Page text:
costume creativity

With just days before the Halloween festivities commence, many parents are frantically searching for the perfect costume for their child.

In a Fortune.com article, with Harris/CIT data, Americans will spend over $15 billion dollars this holiday while the Christian Science Monitor puts that number at around $7 billion ($350 million of which is spent on pet costumes!). So how can you avoid being part of the buying super-hype?

It’s not that hard!

Look around your house for creative ways to use what you already own. An apron and a wooden spoon can make a chef costume, while a tie and a briefcase create a convincing business man. Spike your child’s hair and raid the toy chest for an instrument to invent a rock ’n roll superstar or wear shorts and a vest with a stuffed animal on your shoulder and be a zoo keeper ! Be creative to avoid overpriced (and generic) store-bought costumes.

For more ideas, here’s a parenting website that has helped me in the past…and present!

This year, my children used their creative thinking skills to make their own costumes (with help from mom, dad, and Bomma!) My son used a cardboard box and turned himself into a working vending machine (with proceeds going to his LaunchX MIT entrepreneurship club) while my daughter went to the 2nd hand shop and turned a €1 sweatshirt and a men’s polo shirt in to the Undertale (role-play video game) character, Chara.

Angela

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learning for the future

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With all the professional development I’ve done in the last few years, I feel as if my practice as an educator has focused more on 21st century teaching and learning. But sometimes, after parent conferences, I feel a bit confounded by the ethos of the learning environment our school’s create and the expectations parent’s have for their children’s learning.

Here are some of the things I’ve caught myself saying:

No. I will not teach your 3-year old their ABCs.
No. I will not force your 5-year old to write and rewrite a sentence with proper syntax.
No. I will not jump up and down when your 7-year old knows their multiplication facts to 12.

In 1970, Fortune 500 companies were asked to name the most valued skills in their employees. The top 3 results were:
1. Writing
2. Computation Skills (math)
3. Reading Skills

And if your educational experience was anything like mine, you know that teachers spent a great deal focusing on those specific skills. Read. Write. Memorize. Regurgitate the answers. Repeat.

But today, when Fortune 500 companies were asked again, the top 3 look skills and characteristics of their dream employees are drastically different. Employers look for workers who have skills in:
1. Teamwork
2. Problem solving
3. Interpersonal skills

Enter the inquiry model and a 21st century classroom. In modern-day inquiry-based classrooms, the crux of the program centers around students collaborating together through play, solving problems (both academically and socially), and taking risks in the process of learning.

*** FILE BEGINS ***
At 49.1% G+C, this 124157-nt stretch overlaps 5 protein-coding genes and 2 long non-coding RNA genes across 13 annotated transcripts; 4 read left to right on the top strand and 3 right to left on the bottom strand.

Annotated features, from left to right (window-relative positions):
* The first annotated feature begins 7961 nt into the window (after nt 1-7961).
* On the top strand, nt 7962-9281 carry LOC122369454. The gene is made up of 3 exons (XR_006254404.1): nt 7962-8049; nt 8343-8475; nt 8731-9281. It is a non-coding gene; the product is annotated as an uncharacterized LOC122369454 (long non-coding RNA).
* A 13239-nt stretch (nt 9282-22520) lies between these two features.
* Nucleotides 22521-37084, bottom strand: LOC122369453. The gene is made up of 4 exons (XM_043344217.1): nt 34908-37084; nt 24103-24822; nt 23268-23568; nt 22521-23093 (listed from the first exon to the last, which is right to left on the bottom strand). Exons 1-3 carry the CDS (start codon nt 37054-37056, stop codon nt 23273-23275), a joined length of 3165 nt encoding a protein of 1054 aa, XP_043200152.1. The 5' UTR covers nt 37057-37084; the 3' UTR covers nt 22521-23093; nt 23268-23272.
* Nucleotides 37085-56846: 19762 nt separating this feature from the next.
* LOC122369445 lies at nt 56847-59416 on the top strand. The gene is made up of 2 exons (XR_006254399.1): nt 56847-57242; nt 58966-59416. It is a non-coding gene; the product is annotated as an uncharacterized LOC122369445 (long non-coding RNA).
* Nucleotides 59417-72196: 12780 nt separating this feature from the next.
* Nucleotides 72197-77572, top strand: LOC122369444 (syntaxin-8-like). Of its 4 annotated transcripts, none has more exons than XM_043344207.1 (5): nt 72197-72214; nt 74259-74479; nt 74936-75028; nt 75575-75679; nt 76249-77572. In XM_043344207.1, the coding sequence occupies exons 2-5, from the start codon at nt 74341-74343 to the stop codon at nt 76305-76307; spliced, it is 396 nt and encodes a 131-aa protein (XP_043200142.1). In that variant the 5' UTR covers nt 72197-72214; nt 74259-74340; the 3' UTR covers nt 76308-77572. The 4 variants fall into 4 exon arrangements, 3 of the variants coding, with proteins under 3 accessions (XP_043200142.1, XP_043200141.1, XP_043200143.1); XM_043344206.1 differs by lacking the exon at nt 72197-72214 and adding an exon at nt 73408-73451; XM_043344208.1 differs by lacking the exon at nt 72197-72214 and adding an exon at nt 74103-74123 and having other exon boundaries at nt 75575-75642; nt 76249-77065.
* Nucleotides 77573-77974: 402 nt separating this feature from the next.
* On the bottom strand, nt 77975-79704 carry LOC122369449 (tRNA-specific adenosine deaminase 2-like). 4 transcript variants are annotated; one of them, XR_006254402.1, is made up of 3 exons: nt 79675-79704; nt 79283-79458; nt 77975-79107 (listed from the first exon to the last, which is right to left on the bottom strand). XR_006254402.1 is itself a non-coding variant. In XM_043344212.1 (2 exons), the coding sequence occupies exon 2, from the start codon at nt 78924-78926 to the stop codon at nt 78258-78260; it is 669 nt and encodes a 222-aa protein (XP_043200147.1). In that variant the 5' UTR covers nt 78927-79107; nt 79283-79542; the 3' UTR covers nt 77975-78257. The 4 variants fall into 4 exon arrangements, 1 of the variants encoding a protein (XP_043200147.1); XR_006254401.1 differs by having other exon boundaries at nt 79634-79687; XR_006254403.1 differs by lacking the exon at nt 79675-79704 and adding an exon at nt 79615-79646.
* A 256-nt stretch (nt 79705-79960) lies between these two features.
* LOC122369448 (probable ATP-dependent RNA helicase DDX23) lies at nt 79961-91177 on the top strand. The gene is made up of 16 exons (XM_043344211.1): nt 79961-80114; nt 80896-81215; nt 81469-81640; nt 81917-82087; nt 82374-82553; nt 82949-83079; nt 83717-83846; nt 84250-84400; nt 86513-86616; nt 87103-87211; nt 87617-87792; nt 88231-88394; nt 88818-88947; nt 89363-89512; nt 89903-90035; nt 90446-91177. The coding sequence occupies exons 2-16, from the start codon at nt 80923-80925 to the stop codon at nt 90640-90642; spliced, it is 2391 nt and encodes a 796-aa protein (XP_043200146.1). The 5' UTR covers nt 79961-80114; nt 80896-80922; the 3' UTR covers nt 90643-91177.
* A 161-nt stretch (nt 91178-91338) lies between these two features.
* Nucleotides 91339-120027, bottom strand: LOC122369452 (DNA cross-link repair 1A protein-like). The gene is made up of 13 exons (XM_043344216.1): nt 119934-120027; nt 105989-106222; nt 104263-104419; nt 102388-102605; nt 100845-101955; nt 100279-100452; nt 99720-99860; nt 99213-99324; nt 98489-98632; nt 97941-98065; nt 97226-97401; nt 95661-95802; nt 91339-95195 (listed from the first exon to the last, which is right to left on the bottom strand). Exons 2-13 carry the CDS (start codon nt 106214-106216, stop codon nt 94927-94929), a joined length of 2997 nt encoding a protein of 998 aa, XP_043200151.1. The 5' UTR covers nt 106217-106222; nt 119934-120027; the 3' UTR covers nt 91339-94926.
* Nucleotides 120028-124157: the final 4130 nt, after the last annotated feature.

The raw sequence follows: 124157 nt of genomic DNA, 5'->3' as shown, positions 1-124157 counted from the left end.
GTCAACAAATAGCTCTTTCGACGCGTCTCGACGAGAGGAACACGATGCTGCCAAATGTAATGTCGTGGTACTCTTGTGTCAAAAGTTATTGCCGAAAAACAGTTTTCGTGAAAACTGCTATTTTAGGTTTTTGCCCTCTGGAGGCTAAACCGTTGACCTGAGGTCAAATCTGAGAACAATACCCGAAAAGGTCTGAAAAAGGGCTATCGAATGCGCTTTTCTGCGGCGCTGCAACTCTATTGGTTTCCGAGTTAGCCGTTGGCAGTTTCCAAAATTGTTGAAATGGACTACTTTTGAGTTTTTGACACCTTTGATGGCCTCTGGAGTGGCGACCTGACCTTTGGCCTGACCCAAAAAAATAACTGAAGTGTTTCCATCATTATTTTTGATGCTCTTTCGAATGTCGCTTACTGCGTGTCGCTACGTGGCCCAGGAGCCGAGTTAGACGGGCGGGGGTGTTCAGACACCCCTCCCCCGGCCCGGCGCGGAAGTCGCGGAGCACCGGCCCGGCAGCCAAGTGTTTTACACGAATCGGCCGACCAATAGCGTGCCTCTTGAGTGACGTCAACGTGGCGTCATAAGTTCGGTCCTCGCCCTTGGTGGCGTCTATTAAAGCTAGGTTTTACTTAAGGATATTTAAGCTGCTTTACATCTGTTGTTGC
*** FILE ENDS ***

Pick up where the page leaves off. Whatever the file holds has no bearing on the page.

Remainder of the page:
Here is why inquiry-based learning for an ever-changing world is the way to go.

Traditional vs 21st century

Inspired by Like to Write

So parents… how can you support your child continue their inquiry at home so they can be a 21st century learner ready to be an employee of the future?

Angela

a change is gonna come

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Like the song says, “A Change is Gonna Come.” And though the change that comes may not be as pronounced as the change that inspired Sam Cooke’s 1964… “it’s gonna come, oh yes it will!”

To adults, change can cause a bit of a bump in the road, but it can be it can be weathered rather seamlessly.  To your wee one, it can be a whole new world. Moving houses, a new sibling, new teacher, a parent out of town, moving to a “big kids bed”, family visitors, or getting over a really bad illness can drastically alter your child’s behavior, temper, or cause some anxiety. Change for children at home requires some adjustment time. 

Keep your child’s teacher in the loop if you and your family are going to change your routine at home. Even if Grandma and Grandpa are visiting from out of town or you are caring for a friend’s pet–a really fun and exciting change can wreak havoc in routines and can cause some unease at school. It’s totally normal and something your child’s teacher would appreciate knowing.

Remember that time is a concept your toddler and early elementary child are unlikely to understand fully. Words like, “next week” or “on the weekend” mean very little to a child who lives in the moment. For a little one everything in the future will happen “tomorrow” and everything in the past happened “yesterday.” It is helpful to create a physical reminder of the upcoming changes. In this blog post, one parent has consolidated some great visuals that may help you as you create some tangible reminders to ramp up the excitement for a change in your life.

Angela